How to Embroider on Knitted or Crocheted Items

  • 01 of 04

    Stitching on Knit or Crochet Wear

    Stitching on knitwear
    Mollie Johanson

    Have you ever had a great sweater that was just a little plain? Perhaps you've crocheted a simple scarf, and you'd like it to be a little fancier? While it's possible to work designs into knit and crochet wear as they are created, that's not the only way to add motifs to these kinds of pieces.

    Embroidery is the solution you're looking for. The principle for accomplishing this is the same as any other kind of hand embroidery. There are just a few things to keep in mind as you get started.

    Continue to 2 of 4 below.
  • 02 of 04

    Choosing Supplies

    Supplies for knitwear embroidery
    Mollie Johanson

    To start, you will need a knitted or crocheted item. It can be handmade or pre-made but choose something that has a tighter or more solid knit. A more open knit can be difficult to embroider.

    The hat shown here has a fine knit, as well as a jersey knit lining.

    Any embroidery thread can work for this, but choosing one with a weight and fiber content similar to what you are stitching on is helpful, especially if the item will need to be washed.

    For chunkier knits, try using the yarn for your stitching. Crewel wool would also work well on a fine knit. 

    Continue to 3 of 4 below.
  • 03 of 04

    Adding Embroidery

    Embroidering on a knit hat
    Mollie Johanson

    When choosing a pattern to work with, start with something simple. If you feel more comfortable, then you may select something with more details, or add them yourself. The "M" pattern in the example is from the free monogram pattern set

    One of the biggest challenges in working on a knit item is transferring the pattern. The tracing paper or water-soluble stabilizer methods are best for this.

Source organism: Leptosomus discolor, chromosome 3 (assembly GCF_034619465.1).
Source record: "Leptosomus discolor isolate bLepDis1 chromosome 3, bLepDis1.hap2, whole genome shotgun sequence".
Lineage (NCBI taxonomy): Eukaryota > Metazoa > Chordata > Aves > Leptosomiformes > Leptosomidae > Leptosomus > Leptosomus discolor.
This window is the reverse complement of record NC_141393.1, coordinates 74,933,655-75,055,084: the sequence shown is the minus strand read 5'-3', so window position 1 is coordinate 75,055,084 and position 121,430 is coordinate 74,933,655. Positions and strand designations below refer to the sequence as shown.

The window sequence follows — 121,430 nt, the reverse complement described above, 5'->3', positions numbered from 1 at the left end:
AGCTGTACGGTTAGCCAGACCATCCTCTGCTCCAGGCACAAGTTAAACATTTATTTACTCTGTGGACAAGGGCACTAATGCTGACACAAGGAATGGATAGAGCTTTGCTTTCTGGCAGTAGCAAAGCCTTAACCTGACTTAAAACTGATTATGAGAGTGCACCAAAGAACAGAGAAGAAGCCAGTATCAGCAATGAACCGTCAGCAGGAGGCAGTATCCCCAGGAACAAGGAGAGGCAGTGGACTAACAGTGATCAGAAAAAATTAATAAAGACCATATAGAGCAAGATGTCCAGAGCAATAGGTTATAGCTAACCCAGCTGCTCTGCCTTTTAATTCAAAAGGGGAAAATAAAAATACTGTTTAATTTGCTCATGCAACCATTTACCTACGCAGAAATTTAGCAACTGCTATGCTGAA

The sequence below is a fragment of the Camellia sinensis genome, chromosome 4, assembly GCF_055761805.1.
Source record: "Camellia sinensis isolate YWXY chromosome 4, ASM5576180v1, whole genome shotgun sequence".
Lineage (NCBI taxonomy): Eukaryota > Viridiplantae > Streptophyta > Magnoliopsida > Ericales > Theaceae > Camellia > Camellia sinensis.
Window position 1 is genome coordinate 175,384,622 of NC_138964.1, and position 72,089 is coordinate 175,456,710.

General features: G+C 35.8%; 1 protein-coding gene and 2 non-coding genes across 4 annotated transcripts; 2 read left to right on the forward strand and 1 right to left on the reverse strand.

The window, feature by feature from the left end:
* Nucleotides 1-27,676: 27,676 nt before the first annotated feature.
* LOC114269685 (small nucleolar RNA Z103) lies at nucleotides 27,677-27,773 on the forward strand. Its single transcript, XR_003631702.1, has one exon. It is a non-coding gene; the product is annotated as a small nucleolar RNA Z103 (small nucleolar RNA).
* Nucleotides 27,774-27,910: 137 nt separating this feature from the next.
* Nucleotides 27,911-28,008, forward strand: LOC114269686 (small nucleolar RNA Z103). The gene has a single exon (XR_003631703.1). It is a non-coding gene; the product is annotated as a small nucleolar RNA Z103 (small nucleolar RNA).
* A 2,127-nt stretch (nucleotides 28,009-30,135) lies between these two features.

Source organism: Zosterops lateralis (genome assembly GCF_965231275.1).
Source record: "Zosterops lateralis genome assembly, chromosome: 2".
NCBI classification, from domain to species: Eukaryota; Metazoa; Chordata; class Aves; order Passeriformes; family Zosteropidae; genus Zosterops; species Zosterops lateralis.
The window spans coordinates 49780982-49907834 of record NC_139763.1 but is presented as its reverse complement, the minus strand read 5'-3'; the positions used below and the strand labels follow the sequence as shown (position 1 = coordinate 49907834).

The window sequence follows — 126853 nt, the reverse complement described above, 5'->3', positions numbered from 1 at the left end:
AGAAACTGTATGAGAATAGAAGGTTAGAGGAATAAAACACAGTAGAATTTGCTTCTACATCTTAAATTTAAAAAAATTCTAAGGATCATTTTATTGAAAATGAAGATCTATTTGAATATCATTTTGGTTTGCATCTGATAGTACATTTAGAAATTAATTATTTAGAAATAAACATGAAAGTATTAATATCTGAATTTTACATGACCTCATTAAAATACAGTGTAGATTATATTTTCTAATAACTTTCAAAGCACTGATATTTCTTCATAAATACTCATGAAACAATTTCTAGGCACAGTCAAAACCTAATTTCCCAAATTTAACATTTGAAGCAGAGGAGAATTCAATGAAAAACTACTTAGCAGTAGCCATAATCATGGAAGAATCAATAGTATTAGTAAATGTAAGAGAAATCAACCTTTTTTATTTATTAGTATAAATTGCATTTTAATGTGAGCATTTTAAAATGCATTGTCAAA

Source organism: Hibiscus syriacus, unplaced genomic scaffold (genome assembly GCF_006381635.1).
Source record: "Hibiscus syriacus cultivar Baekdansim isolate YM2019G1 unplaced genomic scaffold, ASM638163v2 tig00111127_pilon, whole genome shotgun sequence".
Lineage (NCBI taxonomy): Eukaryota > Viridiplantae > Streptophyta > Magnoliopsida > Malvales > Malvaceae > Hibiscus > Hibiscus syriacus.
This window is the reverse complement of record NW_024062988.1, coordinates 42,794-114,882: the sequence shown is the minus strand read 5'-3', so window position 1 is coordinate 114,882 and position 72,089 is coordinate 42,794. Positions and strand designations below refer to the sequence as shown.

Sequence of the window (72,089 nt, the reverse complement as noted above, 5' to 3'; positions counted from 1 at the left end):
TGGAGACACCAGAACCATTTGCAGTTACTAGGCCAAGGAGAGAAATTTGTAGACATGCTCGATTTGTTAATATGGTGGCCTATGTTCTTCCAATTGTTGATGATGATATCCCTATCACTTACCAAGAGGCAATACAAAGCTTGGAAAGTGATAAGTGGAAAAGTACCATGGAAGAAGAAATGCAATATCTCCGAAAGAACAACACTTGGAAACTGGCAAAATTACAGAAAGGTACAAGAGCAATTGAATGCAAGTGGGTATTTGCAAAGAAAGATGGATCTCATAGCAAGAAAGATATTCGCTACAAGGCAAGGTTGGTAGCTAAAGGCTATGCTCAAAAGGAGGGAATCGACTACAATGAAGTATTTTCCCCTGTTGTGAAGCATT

If at all possible, work without a hoop. Placing the item in a hoop can stretch the knitted material and misshape it. 

    Stitch through the material and the knitwear as you would with any other embroidery, but avoid pulling the stitches too tight. Most items like this need to have a bit of stretch, and making the stitches tight would prevent that. 

    Continue to 4 of 4 below.
  • 04 of 04

    Finishing the Embroidery

    Embroidered knit hat
    Mollie Johanson

    After you've finished stitching, tear away the tissue paper or soak away the stabilizer. If soaking, gently squeeze out the excess water with a towel, then lay the knitwear flat to dry. 

    A simple monogram can be completed in an evening, which means you'll have a special item in hardly any time at all. You won't even need to learn how to knit or crochet!

    Before long you'll be looking for more knit and crochet pieces to add your embroidered mark. After you've exhausted your closet, check thrift stores for great finds. 

    You can also work without a pattern, and freehand embellish your work. Artist Dottie Angel creates beautiful work this way, which she refers to as "Wooly Tattoos."